John Walter Smith

John Walter Smith
United States Senator
from Maryland
In office
March 25, 1908 – March 3, 1921
Preceded byWilliam Pinkney Whyte
Succeeded byOvington Weller
44th Governor of Maryland
In office
January 10, 1900 – January 13, 1904
Preceded byLloyd Lowndes Jr.
Succeeded byEdwin Warfield
Member of the U.S. House of Representatives
from Maryland's 1st district
In office
March 4, 1899 – January 12, 1900
Preceded byIsaac A. Barber
Succeeded byJosiah L. Kerr
Member of the Maryland State Senate
In office
Preceded bySamuel K. Dennis
Succeeded byJohn P. Moore
Personal details
BornFebruary 5, 1845
Snow Hill, Maryland, U.S.
DiedApril 19, 1925(1925-04-19) (aged 80)
Baltimore, Maryland, U.S.
Political partyDemocratic
SpouseMary Frances Richardson

John Walter Smith (February 5, 1845 – April 19, 1925), was an American politician and a member of the Democratic Party in the United States, held several public offices representing the state of Maryland. From 1899 to 1900, he was a U.S. congressman for the 1st district of Maryland; from 1900 to 1904, he was the 44th Governor of Maryland; and from 1908 to 1921, he served in the U.S. Senate, first as the junior senator for Maryland, and from November 1912 as the senior senator.[1][2]

Early life and career[edit]

Smith was born at Snow Hill, Maryland, and attended private schools and Union Academy. His mother died when he was five weeks old, and his father died when he was five years old. Ephraim King Wilson, Smith's cousin, assumed guardianship of Smith, and raised him. He engaged in the lumber business in Maryland, Virginia, and North Carolina before becoming president of the First National Bank of Snow Hill and director in many business and financial institutions.

Beginning his political career, Smith was elected to the Maryland State Senate in 1889, 1893, and 1897, and served as president of the Senate in 1894. Following the death of U.S. Senator to Maryland Ephraim K. Wilson in 1891, Smith sought to be elected to replace him, but lost nomination to fellow Democrat Charles H. Gibson. He was elected to the 56th Congress in 1898 from the 1st Congressional district of Maryland, but served for less than a year before being unexpectedly nominated for Governor of Maryland by the Democratic State Convention in 1899. Smith was victorious against incumbent governor Lloyd Lowndes, Jr.

Governor of Maryland[edit]

Portrait of Smith, 1904

As Governor, Smith promoted education, labor, and healthcare reform. In education, Smith reorganized the public school system, guaranteed free textbooks for all students, appointed a school superintendent, and removed the Agricultural College of Maryland (now known as the University of Maryland, College Park) from private control and placed it under the guidance of the State. He also improved the State's workmen's compensation program, encouraged a merit system for promotions, reorganized health laws and constructed a State psychiatric hospital. Governor Smith is also credited with signing into law the Certified Public Accountant Act, making Maryland the third state to create a Profession of Public Accounting with an exam, and state licensing and oversight. Smith also freed the State from much of its debt by the time he departed from the position in 1904.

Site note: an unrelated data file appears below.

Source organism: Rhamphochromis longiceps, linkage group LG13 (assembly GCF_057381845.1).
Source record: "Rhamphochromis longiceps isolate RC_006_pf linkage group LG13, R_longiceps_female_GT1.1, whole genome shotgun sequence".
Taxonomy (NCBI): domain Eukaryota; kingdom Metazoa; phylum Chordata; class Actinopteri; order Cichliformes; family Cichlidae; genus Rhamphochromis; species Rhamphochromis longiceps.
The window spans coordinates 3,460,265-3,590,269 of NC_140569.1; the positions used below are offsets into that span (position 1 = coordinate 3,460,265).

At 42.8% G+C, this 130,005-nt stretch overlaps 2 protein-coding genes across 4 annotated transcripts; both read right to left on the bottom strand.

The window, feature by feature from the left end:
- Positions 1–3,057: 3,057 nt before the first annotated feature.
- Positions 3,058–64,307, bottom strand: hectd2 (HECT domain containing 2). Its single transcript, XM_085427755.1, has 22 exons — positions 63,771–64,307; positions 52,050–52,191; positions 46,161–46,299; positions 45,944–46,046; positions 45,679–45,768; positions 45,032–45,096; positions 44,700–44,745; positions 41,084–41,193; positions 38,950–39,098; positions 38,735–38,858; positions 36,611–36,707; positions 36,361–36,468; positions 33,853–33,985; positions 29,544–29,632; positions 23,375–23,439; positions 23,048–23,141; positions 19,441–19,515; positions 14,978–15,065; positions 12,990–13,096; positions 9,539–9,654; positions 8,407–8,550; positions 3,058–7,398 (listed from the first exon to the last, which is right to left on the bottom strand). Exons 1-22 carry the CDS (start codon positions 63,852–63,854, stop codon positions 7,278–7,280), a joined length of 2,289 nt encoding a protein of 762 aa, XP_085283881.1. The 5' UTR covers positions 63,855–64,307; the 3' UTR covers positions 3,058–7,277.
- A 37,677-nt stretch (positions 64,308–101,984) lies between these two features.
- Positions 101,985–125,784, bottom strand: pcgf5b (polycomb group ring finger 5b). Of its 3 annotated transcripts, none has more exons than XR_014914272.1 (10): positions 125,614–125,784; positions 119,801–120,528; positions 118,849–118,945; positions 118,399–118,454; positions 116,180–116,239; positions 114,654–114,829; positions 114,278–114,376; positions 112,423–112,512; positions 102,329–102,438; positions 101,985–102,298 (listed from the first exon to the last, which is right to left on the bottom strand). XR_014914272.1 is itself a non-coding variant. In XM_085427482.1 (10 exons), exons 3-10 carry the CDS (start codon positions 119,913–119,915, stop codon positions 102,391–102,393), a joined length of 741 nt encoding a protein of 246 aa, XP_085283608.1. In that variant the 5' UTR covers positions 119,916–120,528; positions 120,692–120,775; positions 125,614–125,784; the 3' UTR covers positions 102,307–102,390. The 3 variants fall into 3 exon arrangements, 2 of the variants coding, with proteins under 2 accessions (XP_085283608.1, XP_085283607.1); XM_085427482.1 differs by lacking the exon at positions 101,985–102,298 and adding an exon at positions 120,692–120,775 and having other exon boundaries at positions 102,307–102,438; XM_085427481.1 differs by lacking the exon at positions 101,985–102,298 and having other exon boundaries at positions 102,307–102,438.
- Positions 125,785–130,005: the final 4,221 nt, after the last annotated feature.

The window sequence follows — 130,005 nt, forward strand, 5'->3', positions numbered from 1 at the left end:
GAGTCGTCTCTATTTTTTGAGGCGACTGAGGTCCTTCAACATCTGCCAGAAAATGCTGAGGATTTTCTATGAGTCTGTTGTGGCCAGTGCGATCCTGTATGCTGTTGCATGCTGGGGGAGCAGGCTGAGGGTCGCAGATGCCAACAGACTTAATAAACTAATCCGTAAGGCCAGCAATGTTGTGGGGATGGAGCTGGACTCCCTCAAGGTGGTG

U.S. Senate[edit]

After another unsuccessful attempt at a Senate election in 1904, Smith was elected in January 1908 to succeed William Pinkney Whyte whose term ended in 1909. When Whyte died in March 1908, Smith was then also elected to finish the term. He was re-elected in 1914 and served from March 25, 1908, to March 3, 1921. He lost election in 1920 for a third term as Senator to Ovington E. Weller.

As senator, Smith was chairman of the Committee to Investigate Trespassers Upon Land (62nd Congress), the Committee on the District of Columbia (63rd through 65th Congresses), and the Committee to Examine Branches of the Civil Service (66th Congress).

Smith retired to private life and died in Baltimore, Maryland. He is buried in the Makemie Memorial Presbyterian Church Cemetery in Snow Hill, MD.


  1. ^ "John Walter Smith (1845-1925) Biographical Series; Governor of Maryland 1900-1904, U.S. Senate 1907-1919". Archives of Maryland, MSA SC 3520-1475. Maryland State Government. April 4, 2011. Retrieved September 11, 2018.
  2. ^ Whyte, Jr., Frank F. (1970). The Governors of Maryland 1777-1970. Annapolis: The Hall of Records Commission. pp. 227–230. ISBN 978-0942370010. Retrieved September 11, 2018.

3. Charlotte C. Smith Obituary- The Sun (Baltimore) March 24, 1845

External links[edit]

Party political offices
Preceded by
John E. Hurst
Democratic nominee for Governor of Maryland
Succeeded by
First Democratic nominee for U.S. Senator from Maryland
(Class 3)

1914, 1920
Succeeded by
Political offices
Preceded by President of the Maryland State Senate
Succeeded by
Preceded by Governor of Maryland
Succeeded by
U.S. House of Representatives
Preceded by Member of the U.S. House of Representatives
from Maryland's 1st congressional district

Succeeded by
U.S. Senate
Preceded by U.S. senator (Class 3) from Maryland
Served alongside: Isidor Rayner, William P. Jackson, Blair Lee I, Joseph Irwin France
Succeeded by